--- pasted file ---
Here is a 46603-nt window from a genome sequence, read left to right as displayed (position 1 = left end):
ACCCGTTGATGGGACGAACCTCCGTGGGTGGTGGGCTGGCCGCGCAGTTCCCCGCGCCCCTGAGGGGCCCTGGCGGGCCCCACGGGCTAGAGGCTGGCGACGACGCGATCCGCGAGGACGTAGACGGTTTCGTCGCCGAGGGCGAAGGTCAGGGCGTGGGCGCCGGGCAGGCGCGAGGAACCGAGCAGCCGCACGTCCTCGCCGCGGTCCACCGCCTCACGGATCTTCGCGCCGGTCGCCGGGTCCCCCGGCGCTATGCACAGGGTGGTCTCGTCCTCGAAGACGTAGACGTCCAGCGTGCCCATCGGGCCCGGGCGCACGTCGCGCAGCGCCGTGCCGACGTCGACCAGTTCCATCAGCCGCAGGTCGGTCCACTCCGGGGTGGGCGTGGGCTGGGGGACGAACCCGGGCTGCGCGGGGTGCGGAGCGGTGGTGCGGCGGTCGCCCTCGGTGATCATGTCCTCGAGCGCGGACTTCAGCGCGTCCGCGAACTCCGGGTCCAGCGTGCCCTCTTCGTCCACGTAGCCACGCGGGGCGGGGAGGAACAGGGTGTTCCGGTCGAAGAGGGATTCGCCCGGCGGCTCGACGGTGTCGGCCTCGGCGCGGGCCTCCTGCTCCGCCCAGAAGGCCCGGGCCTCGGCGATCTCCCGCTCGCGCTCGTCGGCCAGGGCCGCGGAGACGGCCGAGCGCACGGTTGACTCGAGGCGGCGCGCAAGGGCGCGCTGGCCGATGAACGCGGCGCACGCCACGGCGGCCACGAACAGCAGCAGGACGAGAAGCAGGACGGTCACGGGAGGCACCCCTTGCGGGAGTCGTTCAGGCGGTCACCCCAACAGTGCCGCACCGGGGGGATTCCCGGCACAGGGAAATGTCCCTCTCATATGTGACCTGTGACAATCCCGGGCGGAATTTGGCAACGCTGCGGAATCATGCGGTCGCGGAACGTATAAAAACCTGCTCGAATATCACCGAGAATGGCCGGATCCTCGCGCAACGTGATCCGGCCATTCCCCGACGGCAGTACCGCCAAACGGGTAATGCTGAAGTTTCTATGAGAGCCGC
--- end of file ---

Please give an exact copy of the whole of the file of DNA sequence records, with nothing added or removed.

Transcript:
Here is a 46603-nt window from a genome sequence, read left to right as displayed (position 1 = left end):
ACCCGTTGATGGGACGAACCTCCGTGGGTGGTGGGCTGGCCGCGCAGTTCCCCGCGCCCCTGAGGGGCCCTGGCGGGCCCCACGGGCTAGAGGCTGGCGACGACGCGATCCGCGAGGACGTAGACGGTTTCGTCGCCGAGGGCGAAGGTCAGGGCGTGGGCGCCGGGCAGGCGCGAGGAACCGAGCAGCCGCACGTCCTCGCCGCGGTCCACCGCCTCACGGATCTTCGCGCCGGTCGCCGGGTCCCCCGGCGCTATGCACAGGGTGGTCTCGTCCTCGAAGACGTAGACGTCCAGCGTGCCCATCGGGCCCGGGCGCACGTCGCGCAGCGCCGTGCCGACGTCGACCAGTTCCATCAGCCGCAGGTCGGTCCACTCCGGGGTGGGCGTGGGCTGGGGGACGAACCCGGGCTGCGCGGGGTGCGGAGCGGTGGTGCGGCGGTCGCCCTCGGTGATCATGTCCTCGAGCGCGGACTTCAGCGCGTCCGCGAACTCCGGGTCCAGCGTGCCCTCTTCGTCCACGTAGCCACGCGGGGCGGGGAGGAACAGGGTGTTCCGGTCGAAGAGGGATTCGCCCGGCGGCTCGACGGTGTCGGCCTCGGCGCGGGCCTCCTGCTCCGCCCAGAAGGCCCGGGCCTCGGCGATCTCCCGCTCGCGCTCGTCGGCCAGGGCCGCGGAGACGGCCGAGCGCACGGTTGACTCGAGGCGGCGCGCAAGGGCGCGCTGGCCGATGAACGCGGCGCACGCCACGGCGGCCACGAACAGCAGCAGGACGAGAAGCAGGACGGTCACGGGAGGCACCCCTTGCGGGAGTCGTTCAGGCGGTCACCCCAACAGTGCCGCACCGGGGGGATTCCCGGCACAGGGAAATGTCCCTCTCATATGTGACCTGTGACAATCCCGGGCGGAATTTGGCAACGCTGCGGAATCATGCGGTCGCGGAACGTATAAAAACCTGCTCGAATATCACCGAGAATGGCCGGATCCTCGCGCAACGTGATCCGGCCATTCCCCGACGGCAGTACCGCCAAACGGGTAATGCTGAAGTTTCTATGAGAGCCGC